Socio-demographic control variables included gender, age (18-29, 30-44, 45-59, 60+), race-ethnicity (Non-Hispanic White, Non-Hispanic Black, Hispanic, Other), education (less than high school graduation, high school, some post high school education without a college degree, and college degree or more), marital status (married-cohabiting, never married, separated-divorced, widowed), employment status (employed or self-employed, student, homemaker, retired, other), family income (in quartiles of the population distribution), and number of pre-school children (0, 1, 2+).
Odds-ratios (ORs) and tetrachoric correlations were used to examine associations among the four dichotomous measures of sleep problems. Associations with socio-demographics and comorbid disorders were examined using logistic regression analysis in which the four sleep problems were treated as dichotomous outcomes. Logistic regression coefficients and their standard errors were exponentiated and are presented as ORs with 95% confidence intervals (CIs). Associations with role impairment were estimated using linear regression analysis in which sleep problems were treated as predictors, controlling for socio-demographics and for comorbid DSM-IV disorders. Unstandardized regression coefficients and their standard errors are presented.
The recall periods of the sleep measures (the past twelve months) and the WHO-DAS measures of role impairment (number of impairment days in the past thirty days) differed based on the assumption that sleep problems can be recalled over a longer time period than can information about number of impairment days. As a result of this problem, estimates of effect size for these outcomes should be interpreted as average monthly effects of annual sleep problems, which are presumably lower than effects of current sleep problems on currently functioning. We have no way to generate estimates of the latter effects with the NCS-R data.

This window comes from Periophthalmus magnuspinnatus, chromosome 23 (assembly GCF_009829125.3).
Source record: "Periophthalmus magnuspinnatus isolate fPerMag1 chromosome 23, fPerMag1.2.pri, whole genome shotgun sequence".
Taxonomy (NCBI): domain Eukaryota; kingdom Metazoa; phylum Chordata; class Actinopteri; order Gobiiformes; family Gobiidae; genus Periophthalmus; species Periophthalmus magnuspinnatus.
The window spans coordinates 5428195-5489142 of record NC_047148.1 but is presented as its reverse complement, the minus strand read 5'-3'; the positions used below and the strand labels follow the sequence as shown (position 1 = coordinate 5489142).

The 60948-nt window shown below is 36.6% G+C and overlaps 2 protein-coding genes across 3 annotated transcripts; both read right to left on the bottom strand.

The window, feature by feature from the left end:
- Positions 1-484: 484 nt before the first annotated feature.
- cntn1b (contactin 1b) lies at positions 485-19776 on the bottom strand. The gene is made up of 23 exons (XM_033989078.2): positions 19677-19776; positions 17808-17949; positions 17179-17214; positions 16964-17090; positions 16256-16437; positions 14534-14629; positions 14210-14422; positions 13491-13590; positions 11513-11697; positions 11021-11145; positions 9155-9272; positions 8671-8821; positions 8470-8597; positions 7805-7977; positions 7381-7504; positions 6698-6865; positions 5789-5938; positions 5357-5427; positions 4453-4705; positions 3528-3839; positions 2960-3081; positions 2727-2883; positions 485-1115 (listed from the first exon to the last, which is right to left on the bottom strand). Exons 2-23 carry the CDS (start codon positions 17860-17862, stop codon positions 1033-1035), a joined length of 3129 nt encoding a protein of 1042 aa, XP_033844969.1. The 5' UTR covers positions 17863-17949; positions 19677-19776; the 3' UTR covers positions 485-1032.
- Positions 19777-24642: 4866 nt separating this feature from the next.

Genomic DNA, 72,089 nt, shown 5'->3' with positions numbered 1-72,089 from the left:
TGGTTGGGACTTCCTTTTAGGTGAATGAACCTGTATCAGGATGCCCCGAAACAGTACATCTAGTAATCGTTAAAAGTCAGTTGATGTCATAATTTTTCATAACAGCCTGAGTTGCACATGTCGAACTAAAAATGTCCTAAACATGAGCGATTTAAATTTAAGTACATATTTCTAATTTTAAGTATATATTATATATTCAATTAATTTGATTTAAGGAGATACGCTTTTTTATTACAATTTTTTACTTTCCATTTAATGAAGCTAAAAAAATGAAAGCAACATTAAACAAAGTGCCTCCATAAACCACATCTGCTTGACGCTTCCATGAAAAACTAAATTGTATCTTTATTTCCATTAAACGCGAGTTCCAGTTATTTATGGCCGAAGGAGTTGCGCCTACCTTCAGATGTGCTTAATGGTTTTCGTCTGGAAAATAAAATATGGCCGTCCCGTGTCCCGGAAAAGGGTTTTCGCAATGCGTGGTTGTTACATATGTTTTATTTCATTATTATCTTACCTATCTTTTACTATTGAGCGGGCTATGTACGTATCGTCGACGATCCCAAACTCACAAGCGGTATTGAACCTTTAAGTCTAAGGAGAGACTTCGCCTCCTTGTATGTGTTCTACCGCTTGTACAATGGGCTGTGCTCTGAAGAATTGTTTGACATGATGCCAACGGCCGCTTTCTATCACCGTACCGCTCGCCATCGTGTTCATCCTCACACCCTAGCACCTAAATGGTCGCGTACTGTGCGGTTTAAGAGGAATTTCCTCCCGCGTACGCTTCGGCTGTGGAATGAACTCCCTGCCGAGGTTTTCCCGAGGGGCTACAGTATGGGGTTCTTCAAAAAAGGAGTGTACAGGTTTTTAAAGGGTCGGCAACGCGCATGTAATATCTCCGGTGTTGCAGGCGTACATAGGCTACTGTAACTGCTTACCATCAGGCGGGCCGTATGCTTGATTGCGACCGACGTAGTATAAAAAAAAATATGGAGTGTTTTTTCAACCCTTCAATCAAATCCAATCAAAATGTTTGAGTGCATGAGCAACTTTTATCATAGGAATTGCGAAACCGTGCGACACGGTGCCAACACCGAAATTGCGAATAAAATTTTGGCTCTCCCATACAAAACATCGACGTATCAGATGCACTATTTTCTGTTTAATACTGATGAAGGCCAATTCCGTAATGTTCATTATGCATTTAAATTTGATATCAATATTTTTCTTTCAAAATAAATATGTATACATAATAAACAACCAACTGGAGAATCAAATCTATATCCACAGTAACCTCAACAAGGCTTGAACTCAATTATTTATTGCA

As the NCS-R sample design featured clustering and weighting to adjust for differential probabilities of selection, significance tests based on the assumption of simple random sampling are inappropriate. We consequently calculated standard errors of estimates using the design-based Taylor series linearization method (Wolter 1985) implemented in the SUDAAN software system (Research Triangle Institute 2002). The significance of set of coefficients was assessed with design-corrected Wald χ2 tests. Significance was consistently evaluated using two-sided .05-level design-based tests.
Twelve-month prevalence estimates are 16.4% for DIS, 19.9% for DMS, 16.7% for EMA, and 25.0% for NRS. (Table 1) The proportion of the sample with one or more of these four problems is 36.3%. The fact that the latter proportion is much less than the sum of the four problem-specific proportions (which would be the prevalence of having any of the four if no single individual had more than one sleep problem) indirectly indicates that the four problems are strongly interrelated. This can be seen more directly in the fact that the tetrachoric correlations among pairs of problems are quite high (.65-.76). Mean duration in the twelve months before interview was 22.4 weeks among respondents who reported any of the four problems and in the range 25.2-28.7 weeks among respondents for individual problems. The mean is somewhat deceptive, though, as duration shows a bimodal distribution in which one-third of respondents with any of the problems (32.1%) reported a short duration (2-4 weeks), 28.0% reported persistence throughout the year, and the remainder reporting intermediate durations. (Figure 1)